"We discussed the need for tangible steps in the South China Sea to lower tensions, including a halt to further reclamation, new construction and militarisation of disputed areas," Obama told reporters yesterday at the end of the two-day US-ASEAN Summit in Sunnylands, California.

"Mutual respect for the sovereignty, territorial integrity, equality and political independence of all nations by firmly upholding the principles and purposes of the Charter of the United Nations, the ASEAN Charter and international law," Obama and the 10 ASEAN leaders said in a joint statement.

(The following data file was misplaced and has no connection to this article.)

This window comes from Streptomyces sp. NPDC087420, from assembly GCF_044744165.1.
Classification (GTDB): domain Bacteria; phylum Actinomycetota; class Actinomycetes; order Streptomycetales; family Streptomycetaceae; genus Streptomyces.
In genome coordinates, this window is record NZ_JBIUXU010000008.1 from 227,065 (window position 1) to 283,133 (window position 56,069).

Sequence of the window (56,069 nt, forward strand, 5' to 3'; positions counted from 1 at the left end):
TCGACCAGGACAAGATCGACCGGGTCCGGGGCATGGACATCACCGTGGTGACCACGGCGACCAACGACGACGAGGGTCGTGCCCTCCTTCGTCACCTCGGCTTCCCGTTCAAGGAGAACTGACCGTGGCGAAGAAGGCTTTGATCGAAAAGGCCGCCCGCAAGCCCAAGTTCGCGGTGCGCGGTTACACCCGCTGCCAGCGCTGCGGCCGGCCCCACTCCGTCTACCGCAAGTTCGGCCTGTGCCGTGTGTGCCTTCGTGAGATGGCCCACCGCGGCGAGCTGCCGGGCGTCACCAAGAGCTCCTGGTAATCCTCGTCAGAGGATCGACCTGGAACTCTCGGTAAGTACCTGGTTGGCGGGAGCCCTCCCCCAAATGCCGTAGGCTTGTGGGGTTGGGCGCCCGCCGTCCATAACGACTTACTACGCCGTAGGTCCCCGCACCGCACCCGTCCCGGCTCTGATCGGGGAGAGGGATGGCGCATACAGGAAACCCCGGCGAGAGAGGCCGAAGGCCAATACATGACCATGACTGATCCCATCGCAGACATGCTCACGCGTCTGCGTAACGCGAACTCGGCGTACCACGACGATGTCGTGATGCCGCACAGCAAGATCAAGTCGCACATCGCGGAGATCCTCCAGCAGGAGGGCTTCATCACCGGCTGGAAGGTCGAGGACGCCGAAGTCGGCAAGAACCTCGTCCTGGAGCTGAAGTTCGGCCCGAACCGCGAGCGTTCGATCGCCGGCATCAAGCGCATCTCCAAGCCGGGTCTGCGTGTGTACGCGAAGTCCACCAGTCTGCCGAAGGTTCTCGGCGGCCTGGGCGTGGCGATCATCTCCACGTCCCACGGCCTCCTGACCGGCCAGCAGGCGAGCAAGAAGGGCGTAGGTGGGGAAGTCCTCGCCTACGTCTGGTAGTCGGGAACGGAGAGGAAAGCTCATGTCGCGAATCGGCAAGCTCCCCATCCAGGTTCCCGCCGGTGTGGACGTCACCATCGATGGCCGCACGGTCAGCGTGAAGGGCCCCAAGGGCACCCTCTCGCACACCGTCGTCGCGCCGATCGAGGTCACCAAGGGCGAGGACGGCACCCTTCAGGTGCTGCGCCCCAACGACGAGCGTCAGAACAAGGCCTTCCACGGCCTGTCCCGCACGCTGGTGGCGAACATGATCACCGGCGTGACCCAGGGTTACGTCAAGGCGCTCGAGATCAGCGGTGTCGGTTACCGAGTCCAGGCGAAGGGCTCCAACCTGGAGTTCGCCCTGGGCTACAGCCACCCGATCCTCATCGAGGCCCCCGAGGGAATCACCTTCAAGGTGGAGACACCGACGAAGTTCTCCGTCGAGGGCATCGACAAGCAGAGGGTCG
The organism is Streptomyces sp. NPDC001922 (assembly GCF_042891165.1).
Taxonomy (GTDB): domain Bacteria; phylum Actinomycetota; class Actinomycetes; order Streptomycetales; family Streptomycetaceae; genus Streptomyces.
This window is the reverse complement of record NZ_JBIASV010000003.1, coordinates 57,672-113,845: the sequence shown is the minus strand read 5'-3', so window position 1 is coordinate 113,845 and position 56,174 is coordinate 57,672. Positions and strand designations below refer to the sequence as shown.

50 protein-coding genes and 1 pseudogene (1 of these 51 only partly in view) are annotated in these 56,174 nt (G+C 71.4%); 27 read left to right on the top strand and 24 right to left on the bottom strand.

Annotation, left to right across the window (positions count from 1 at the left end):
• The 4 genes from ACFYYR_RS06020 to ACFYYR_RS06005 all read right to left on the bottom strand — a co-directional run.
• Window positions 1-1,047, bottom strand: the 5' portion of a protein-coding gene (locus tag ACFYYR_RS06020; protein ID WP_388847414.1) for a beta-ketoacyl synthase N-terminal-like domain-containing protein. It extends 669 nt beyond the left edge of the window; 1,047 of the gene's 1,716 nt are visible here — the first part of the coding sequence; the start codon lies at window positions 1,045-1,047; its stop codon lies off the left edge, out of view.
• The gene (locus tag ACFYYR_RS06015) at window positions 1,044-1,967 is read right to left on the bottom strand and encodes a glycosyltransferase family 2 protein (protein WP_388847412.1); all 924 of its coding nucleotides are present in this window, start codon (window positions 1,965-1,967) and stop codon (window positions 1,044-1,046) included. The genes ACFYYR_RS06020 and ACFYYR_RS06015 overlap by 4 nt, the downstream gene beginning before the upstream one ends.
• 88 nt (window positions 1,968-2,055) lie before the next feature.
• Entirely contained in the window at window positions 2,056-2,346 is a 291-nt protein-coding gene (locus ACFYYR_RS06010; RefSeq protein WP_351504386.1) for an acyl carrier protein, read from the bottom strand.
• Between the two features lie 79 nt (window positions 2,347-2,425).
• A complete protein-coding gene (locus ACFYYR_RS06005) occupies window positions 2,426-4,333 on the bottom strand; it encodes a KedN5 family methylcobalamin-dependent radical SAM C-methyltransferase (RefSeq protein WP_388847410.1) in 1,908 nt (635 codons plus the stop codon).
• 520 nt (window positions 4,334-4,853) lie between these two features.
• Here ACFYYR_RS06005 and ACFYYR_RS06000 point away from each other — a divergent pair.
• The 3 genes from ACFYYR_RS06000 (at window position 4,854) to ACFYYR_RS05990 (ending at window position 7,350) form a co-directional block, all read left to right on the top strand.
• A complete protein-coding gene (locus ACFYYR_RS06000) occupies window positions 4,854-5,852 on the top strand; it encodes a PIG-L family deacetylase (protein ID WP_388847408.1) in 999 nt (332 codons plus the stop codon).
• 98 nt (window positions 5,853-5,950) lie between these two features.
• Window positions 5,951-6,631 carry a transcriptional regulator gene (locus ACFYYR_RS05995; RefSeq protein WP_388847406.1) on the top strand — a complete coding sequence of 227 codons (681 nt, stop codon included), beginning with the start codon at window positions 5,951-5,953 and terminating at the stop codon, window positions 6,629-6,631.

"Freedom of navigation must be upheld, and lawful commerce should not be impeded. I reiterated that the United States will continue to fly, sail and operate wherever international law allows, and we will support the right of all countries to do the same," Obama said.

He said one of his main messages over the past two days has been the commitment of the US to ASEAN and its people.

That commitment is and will remain strong and enduring, he added.

The summit agreed to do more together to encourage the entrepreneurship and innovation that are at the heart of modern competitive economies, he added.

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